Q: Is there anything else about your experience that you’d like to share?
Yang: Dr. Ramalingam is very generous and thoughtful. We had a high school student doing a summer research project in our lab, and I had a wonderful working and mentoring experience with her. During the project, whenever we encountered questions, Dr. Ramalingam gave timely help and guidance. Before the student left, Dr. Ramalingam took us out to celebrate. This semester, Dr. Ramalingam organized a team meal for us and praised our efforts!
Pérez Lugo: Being in a research lab has been a major part of my undergraduate career and I am very grateful that Dr. Ramalingam gave me a chance my freshman year. To any student interested in research but doesn’t have a lab yet, my advice would be to reach out and stay in touch with professors whose research interests you. They may not have an open spot now, but they might next semester!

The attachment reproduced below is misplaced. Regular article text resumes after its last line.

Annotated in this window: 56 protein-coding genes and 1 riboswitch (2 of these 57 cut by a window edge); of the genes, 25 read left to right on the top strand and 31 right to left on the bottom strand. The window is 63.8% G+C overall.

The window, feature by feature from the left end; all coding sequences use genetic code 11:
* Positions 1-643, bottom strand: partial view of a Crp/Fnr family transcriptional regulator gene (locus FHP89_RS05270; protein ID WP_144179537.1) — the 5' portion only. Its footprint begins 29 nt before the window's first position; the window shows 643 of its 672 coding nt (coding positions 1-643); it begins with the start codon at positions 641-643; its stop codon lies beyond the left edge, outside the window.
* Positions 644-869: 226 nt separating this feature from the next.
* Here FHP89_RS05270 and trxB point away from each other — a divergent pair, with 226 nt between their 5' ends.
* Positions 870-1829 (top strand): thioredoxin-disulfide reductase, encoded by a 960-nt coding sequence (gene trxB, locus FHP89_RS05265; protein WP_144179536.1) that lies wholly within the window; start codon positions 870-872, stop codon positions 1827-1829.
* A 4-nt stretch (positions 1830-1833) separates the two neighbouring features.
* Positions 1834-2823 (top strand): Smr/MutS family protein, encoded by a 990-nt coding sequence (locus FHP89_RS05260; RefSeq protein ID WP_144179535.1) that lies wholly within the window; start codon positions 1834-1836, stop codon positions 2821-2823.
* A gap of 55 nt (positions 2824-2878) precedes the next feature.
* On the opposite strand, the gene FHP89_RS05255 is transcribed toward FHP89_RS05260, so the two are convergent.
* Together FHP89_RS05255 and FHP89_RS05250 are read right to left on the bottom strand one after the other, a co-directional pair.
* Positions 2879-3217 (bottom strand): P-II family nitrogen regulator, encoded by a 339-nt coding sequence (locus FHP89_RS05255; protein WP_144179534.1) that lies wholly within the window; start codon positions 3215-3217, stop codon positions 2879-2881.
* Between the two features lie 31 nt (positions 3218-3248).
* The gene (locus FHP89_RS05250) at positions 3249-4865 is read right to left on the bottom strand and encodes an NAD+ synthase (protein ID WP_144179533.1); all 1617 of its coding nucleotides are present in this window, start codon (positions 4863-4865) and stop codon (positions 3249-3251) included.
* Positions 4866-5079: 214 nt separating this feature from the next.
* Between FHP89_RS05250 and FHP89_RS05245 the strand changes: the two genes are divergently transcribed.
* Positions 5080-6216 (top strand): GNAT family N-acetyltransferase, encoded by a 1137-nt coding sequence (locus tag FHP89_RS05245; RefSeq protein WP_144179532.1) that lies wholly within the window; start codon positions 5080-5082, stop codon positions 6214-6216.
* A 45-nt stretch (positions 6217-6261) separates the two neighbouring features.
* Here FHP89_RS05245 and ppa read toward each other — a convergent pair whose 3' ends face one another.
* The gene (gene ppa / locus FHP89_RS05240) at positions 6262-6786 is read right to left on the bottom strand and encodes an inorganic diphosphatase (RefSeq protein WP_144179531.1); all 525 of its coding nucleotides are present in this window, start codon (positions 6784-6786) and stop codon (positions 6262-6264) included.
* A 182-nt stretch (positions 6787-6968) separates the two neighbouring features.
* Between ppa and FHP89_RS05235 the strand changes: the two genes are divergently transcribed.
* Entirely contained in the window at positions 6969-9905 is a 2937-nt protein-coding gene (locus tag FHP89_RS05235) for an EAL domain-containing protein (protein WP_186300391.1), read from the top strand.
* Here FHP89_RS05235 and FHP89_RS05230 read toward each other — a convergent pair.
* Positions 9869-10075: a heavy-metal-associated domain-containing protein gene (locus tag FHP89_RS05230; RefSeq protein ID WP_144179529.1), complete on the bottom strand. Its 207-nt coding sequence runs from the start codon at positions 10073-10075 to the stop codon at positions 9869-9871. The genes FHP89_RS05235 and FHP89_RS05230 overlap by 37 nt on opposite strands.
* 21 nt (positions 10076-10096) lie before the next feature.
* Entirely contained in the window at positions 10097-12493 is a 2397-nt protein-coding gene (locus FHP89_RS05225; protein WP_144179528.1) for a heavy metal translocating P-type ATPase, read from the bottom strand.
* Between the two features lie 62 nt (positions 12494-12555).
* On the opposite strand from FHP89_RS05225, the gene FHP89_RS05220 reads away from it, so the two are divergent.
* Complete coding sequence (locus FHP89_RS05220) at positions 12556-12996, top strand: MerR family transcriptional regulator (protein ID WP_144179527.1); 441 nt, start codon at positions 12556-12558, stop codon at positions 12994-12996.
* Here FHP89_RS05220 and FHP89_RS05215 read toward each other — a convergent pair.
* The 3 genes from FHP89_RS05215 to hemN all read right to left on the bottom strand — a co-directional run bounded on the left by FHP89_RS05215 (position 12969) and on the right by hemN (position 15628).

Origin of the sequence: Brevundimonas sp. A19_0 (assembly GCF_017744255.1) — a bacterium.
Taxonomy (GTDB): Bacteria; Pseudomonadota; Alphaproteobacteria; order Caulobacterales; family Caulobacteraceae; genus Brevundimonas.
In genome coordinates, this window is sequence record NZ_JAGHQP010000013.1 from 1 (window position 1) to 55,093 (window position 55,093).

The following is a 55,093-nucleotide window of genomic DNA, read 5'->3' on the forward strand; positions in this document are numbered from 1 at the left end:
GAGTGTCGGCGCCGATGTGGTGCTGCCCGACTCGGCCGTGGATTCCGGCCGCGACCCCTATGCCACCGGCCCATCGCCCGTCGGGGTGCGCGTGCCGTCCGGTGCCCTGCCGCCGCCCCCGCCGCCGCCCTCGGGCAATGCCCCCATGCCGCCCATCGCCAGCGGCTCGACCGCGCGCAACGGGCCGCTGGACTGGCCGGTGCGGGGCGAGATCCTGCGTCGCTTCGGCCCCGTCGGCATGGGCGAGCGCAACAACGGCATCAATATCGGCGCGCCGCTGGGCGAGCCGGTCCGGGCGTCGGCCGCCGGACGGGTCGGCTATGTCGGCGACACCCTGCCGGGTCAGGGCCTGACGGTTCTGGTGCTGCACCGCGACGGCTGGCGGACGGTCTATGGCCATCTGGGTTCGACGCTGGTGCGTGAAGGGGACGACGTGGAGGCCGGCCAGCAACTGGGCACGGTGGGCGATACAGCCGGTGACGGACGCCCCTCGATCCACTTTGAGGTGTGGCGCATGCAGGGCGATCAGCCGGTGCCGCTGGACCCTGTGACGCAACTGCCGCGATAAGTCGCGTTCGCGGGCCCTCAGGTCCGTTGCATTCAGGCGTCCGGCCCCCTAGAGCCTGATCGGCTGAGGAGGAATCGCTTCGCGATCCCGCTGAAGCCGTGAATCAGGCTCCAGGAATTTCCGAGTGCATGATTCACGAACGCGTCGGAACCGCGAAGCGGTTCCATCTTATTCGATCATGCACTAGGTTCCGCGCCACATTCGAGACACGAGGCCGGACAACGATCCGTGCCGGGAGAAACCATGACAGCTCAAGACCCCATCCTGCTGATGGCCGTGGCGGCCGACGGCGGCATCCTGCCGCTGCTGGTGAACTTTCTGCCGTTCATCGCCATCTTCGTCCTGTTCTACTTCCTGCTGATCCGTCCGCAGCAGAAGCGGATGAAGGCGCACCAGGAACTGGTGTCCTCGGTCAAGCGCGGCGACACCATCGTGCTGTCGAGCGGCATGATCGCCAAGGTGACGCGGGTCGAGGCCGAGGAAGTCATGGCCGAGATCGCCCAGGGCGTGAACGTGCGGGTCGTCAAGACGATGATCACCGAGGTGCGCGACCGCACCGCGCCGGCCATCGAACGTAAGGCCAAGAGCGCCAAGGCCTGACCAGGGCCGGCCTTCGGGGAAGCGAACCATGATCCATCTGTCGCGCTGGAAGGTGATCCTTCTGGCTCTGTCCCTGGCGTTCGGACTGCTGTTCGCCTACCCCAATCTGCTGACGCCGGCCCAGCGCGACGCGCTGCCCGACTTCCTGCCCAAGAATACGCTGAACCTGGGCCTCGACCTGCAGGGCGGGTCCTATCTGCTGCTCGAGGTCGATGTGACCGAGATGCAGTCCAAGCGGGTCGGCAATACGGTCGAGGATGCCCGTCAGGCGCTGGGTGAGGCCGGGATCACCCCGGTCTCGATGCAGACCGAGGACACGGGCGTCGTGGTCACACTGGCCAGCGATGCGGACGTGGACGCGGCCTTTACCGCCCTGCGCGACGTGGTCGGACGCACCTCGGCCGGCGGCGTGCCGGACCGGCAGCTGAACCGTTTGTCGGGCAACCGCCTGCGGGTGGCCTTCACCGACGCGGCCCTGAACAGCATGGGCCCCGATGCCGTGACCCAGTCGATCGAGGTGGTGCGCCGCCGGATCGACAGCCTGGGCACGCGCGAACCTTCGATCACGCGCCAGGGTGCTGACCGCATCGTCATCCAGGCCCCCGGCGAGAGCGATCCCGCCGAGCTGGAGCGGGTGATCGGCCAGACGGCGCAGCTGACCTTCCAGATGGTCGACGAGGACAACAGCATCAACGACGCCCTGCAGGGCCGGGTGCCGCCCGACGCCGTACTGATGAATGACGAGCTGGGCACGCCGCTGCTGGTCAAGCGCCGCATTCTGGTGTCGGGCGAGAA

Junhui “Carol” Yang
A native of China, Yang is a member of the Renée Crown University Honors Program advisory board and the American Society for Nutrition, and this past fall she was nominated by Falk faculty as a candidate for a Syracuse University and Falk College Scholar Award. She received the Ruth Tolley Award from the Women of the University Community in Spring 2022, and she has received funding/scholarship awards from several Syracuse University programs, including SOURCE, the University Honors Program, International Student Success, and Invest in Success.
Mariana Pérez Lugo
A native of Puerto Rico, Pérez Lugo is president of the Catholic Student Association and an EMT for Syracuse University Ambulance and was an orientation leader. She is a Renée Crown University Honors Program student, and received the Nutrition Science and Dietetics Research Award-Undergraduate and the Emili Gere Coon nutrition student award. She has received scholarships/funding for her research as a McNair Scholar, WiSE Undergraduate Research Scholar, and SOURCE grant recipient. She is in Spain this semester with the Syracuse Abroad program.
Mariana Pérez Lugo says her research work in Falk College has provided valuable experience that will benefit her future career in medicine.